The way in which the geothermal system operates is based on the geothermal heat exchanger, which is in the subsoil, either horizontally at a low depth, and or vertically at a greater depth, when is required at greater exchange heat capacity Not sure what we are saying here. The exchangers are pipes that are buried by drilling into the ground at a depth of between 80 and 140 meters. In the case of vertical ones, they are between 2 and 3m for horizontal ones, depending on the installed power and conductivity of the terrain. The pipe, or probe, as it is known in the medium, contains heat transfer liquid (like the antifreeze liquid we use in our vehicles), which when circulating in the system collects the temperature of the subsoil.
Typically, the soil is at a constant temperature of around 15°C at a depth of between 5 to 10 meters due to the thermal inertia of the soil, which stores the heat of the sun. From 10 meters deep, the temperature tends to increase around 3°C every 100 meters.
This piping system is connected to a heat pump. Geothermal exchangers capture energy from the subsurface at a relatively low temperature and by using a heat pump the temperature is increased to the required level. In summer, the process is reversed by injecting heat from cooling into the earth.
The geothermal pump causes the heat carrier liquid to reach the evaporator, where a refrigerant fluid is found at a temperature of between -5 and 0°C. That’s where the magic occurs: as the heat carrier liquid in the buried pipes gets hotter than the cooling fluid, a heat exchange occurs, causing the refrigerant fluid to heat up and evaporate. The two liquids never touch each other, but exchange heat due to the proximity of the pipes.
The refrigerant fluid, now in a gaseous state because it received the heat (energy) from the heat carrier, passes through a compressor that, driven by electrical energy, increases the pressure of the refrigerant steam, thus increasing its temperature to between 60 – 90ºC. At that point, the refrigerant fluid is already in a gaseous state, so it enters the condenser, through which the heating system pipe (HVAC) also passes. The vaporized refrigerant pipe gives heat to the water, causing the water to heat up and providing radiation heating to the building or to use it directly to some industrial process that requires hot water. The cycle starts again and is repeated when the refrigerant fluid, once it has provided its contained heat as energy (not sure what we are saying), returns to its liquid state and passes through an expansion valve to reduce its pressure and finishes lowering its temperature to reach the evaporator again.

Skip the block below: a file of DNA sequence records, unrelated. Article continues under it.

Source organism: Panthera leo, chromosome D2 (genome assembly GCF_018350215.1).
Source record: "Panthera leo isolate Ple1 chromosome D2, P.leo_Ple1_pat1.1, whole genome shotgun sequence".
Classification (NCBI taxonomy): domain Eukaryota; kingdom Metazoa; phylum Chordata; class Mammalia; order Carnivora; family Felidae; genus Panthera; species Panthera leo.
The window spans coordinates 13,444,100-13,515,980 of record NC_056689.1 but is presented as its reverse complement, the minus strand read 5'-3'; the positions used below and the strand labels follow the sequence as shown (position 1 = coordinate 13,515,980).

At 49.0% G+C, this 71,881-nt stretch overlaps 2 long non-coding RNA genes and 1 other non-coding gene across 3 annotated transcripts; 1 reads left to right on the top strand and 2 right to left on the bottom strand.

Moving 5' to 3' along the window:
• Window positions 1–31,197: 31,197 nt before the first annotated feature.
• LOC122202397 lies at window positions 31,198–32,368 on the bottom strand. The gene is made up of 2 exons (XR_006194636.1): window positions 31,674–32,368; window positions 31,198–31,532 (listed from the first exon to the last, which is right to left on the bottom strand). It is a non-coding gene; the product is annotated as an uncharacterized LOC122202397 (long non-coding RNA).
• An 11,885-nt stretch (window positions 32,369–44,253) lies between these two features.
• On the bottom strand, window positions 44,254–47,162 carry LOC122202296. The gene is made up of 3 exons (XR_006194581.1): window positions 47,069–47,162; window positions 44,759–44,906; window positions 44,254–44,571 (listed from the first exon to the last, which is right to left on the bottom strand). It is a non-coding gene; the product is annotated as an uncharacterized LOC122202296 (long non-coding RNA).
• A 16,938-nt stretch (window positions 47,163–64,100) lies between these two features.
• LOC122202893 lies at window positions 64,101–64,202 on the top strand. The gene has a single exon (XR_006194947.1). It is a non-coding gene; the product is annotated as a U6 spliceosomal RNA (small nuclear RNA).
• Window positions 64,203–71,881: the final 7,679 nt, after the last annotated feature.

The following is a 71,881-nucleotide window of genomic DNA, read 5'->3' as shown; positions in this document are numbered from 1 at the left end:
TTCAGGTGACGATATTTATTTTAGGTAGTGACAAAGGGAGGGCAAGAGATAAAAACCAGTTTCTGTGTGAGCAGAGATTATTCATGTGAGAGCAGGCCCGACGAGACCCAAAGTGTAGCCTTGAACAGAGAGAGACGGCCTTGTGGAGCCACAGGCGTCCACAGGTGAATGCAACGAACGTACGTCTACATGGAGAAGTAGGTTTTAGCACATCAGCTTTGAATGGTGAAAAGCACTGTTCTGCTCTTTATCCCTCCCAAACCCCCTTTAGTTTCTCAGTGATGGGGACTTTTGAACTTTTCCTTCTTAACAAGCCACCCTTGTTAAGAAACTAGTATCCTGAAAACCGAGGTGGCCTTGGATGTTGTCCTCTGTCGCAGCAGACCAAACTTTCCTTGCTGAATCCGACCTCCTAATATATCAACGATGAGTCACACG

If what you are looking for is cold, then the system is worked in the opposite direction. What does this mean? Answer: It means that the heat exchange system works as an inverter (capturing the heat from the refrigerant fluid).
Aerothermy is a similar concept and is based on a technology that extracts energy contained in air from the atmosphere, which contains the energy emit-ted by the sun, although the costs of current technology are not yet very competitive vis-a-vis conventional heating, this will be reversed soon.
Many companies, mainly European, have successfully installed these systems in the recent past, but mainly those in food, textiles and mining stand out, in which their processes require cooling or heating of process fluids and production of domestic hot water.
The implementation of these technologies is not generic or cheap and the situation is different, so it is advisable to make a business case and an in-depth analysis of the needs and limitations of heat resources that the site presents with the intention of evaluating the economic and financial viability of this solution in your facilities.
At Acclaim Energy, together with our partner Cornerstone, we are ready to help you develop your strategy to implement your ESG goals in a professional manner, we invite you to download and read our whitepaper “What is ESG? and your “Tendiente Crecimiento” on our www.acclaimenergy.com.mx page.